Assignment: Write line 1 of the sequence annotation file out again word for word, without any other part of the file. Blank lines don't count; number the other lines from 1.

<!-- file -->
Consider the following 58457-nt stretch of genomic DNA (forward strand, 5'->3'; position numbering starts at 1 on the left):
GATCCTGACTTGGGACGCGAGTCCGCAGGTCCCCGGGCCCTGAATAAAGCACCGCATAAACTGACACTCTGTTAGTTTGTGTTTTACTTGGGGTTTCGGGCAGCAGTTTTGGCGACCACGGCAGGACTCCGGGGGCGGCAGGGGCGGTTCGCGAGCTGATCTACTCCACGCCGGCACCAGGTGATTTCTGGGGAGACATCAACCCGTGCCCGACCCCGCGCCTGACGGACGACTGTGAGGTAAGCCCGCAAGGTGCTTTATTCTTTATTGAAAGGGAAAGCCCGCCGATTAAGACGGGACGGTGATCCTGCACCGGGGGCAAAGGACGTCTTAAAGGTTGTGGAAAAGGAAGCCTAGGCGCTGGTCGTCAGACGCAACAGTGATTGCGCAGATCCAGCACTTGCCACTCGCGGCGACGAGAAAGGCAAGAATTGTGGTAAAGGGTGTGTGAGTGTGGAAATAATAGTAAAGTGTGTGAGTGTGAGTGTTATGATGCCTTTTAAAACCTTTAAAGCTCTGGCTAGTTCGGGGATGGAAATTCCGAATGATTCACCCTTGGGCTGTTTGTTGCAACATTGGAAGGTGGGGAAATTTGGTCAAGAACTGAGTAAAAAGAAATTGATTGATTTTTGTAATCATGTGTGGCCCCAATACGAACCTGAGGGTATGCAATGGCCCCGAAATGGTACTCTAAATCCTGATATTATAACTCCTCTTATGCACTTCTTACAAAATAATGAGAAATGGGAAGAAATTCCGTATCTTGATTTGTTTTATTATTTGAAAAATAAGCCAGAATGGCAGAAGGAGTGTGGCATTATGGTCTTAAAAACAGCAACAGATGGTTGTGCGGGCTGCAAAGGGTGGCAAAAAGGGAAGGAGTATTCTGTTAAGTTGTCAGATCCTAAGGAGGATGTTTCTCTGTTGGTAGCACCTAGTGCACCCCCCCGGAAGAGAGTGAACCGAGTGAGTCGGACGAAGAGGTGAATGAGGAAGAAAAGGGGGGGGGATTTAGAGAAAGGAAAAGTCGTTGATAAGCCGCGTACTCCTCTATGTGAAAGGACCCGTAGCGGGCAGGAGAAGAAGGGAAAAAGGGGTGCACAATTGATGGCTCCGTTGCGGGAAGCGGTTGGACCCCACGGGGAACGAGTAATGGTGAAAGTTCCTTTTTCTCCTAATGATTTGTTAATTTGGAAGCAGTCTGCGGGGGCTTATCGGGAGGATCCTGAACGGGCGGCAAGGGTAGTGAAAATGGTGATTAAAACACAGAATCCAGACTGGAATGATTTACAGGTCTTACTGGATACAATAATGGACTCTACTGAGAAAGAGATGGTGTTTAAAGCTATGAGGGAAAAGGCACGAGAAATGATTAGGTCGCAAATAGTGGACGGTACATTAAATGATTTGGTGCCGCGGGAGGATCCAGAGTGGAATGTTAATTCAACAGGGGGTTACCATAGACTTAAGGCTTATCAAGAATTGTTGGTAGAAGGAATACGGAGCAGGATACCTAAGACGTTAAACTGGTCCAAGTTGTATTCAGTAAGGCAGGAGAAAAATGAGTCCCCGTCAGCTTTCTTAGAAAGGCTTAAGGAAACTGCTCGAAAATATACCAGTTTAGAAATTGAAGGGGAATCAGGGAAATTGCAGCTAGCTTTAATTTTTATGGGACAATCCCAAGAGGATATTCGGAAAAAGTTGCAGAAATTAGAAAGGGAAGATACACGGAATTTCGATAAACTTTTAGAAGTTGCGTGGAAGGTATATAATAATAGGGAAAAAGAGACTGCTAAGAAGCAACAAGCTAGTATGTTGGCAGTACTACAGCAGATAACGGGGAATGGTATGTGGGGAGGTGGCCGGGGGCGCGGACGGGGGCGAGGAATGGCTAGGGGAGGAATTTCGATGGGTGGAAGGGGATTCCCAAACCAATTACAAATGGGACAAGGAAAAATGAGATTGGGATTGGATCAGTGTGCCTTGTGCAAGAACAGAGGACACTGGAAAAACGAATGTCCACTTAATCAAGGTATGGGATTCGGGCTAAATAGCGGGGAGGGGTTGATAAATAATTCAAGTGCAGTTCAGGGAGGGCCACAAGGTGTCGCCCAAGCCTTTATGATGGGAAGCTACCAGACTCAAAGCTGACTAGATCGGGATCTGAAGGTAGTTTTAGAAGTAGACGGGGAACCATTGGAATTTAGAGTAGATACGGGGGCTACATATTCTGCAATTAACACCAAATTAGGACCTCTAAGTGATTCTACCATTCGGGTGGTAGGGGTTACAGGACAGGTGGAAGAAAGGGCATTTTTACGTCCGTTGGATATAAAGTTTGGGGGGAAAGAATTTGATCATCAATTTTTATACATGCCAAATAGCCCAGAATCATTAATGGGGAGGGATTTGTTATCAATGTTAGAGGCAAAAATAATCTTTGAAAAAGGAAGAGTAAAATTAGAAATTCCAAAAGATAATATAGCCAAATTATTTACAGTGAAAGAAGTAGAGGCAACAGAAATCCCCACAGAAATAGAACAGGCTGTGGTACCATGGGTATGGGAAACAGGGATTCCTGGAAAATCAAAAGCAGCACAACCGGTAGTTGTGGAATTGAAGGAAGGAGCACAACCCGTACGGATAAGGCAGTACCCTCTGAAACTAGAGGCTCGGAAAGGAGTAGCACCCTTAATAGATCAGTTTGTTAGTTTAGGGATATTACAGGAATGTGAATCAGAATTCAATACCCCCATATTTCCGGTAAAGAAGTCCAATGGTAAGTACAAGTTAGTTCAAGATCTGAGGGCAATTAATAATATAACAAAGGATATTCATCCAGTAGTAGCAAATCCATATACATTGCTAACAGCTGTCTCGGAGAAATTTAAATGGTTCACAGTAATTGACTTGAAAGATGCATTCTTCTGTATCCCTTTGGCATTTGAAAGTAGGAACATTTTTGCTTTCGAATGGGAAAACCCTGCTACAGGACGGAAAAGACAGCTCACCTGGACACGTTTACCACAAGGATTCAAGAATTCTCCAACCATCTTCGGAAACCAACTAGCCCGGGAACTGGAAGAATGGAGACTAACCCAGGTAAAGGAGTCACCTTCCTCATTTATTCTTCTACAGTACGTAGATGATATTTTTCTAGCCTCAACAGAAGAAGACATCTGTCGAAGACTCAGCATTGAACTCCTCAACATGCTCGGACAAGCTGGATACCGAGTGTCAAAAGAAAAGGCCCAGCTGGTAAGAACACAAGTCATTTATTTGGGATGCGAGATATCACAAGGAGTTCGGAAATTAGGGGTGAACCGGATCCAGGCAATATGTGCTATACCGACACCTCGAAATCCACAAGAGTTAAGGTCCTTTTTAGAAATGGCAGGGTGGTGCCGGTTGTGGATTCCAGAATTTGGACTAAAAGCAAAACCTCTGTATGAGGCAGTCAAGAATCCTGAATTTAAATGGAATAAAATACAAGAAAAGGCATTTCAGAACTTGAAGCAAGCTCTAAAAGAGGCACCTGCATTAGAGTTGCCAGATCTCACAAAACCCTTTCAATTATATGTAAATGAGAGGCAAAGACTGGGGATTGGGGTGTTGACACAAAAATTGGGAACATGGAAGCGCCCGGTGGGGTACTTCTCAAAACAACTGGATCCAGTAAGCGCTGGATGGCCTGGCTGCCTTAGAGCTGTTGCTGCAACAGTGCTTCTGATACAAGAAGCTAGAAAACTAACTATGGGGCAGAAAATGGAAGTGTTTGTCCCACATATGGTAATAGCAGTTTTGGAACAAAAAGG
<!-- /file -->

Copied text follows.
Consider the following 58457-nt stretch of genomic DNA (forward strand, 5'->3'; position numbering starts at 1 on the left):